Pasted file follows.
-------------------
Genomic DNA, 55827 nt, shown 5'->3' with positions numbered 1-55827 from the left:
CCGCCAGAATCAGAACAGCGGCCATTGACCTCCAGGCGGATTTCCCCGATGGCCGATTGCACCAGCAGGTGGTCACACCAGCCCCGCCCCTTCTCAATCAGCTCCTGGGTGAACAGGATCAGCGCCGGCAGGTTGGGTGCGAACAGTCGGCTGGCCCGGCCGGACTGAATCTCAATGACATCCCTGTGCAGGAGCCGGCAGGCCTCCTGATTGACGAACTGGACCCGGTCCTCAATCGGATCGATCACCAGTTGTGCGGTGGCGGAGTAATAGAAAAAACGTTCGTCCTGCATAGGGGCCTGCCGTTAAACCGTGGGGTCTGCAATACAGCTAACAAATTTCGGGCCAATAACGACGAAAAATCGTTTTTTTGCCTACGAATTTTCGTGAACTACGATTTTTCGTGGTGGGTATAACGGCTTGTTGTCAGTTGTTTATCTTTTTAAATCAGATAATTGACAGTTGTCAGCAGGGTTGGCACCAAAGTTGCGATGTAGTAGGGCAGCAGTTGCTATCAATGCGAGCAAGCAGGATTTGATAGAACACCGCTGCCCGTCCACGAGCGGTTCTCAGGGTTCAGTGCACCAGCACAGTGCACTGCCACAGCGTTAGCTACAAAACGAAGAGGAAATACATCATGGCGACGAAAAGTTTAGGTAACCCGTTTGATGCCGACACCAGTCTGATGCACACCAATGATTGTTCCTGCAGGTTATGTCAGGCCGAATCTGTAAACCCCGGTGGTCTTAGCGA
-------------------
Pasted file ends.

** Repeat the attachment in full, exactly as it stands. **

Genomic DNA, 55827 nt, shown 5'->3' with positions numbered 1-55827 from the left:
CCGCCAGAATCAGAACAGCGGCCATTGACCTCCAGGCGGATTTCCCCGATGGCCGATTGCACCAGCAGGTGGTCACACCAGCCCCGCCCCTTCTCAATCAGCTCCTGGGTGAACAGGATCAGCGCCGGCAGGTTGGGTGCGAACAGTCGGCTGGCCCGGCCGGACTGAATCTCAATGACATCCCTGTGCAGGAGCCGGCAGGCCTCCTGATTGACGAACTGGACCCGGTCCTCAATCGGATCGATCACCAGTTGTGCGGTGGCGGAGTAATAGAAAAAACGTTCGTCCTGCATAGGGGCCTGCCGTTAAACCGTGGGGTCTGCAATACAGCTAACAAATTTCGGGCCAATAACGACGAAAAATCGTTTTTTTGCCTACGAATTTTCGTGAACTACGATTTTTCGTGGTGGGTATAACGGCTTGTTGTCAGTTGTTTATCTTTTTAAATCAGATAATTGACAGTTGTCAGCAGGGTTGGCACCAAAGTTGCGATGTAGTAGGGCAGCAGTTGCTATCAATGCGAGCAAGCAGGATTTGATAGAACACCGCTGCCCGTCCACGAGCGGTTCTCAGGGTTCAGTGCACCAGCACAGTGCACTGCCACAGCGTTAGCTACAAAACGAAGAGGAAATACATCATGGCGACGAAAAGTTTAGGTAACCCGTTTGATGCCGACACCAGTCTGATGCACACCAATGATTGTTCCTGCAGGTTATGTCAGGCCGAATCTGTAAACCCCGGTGGTCTTAGCGA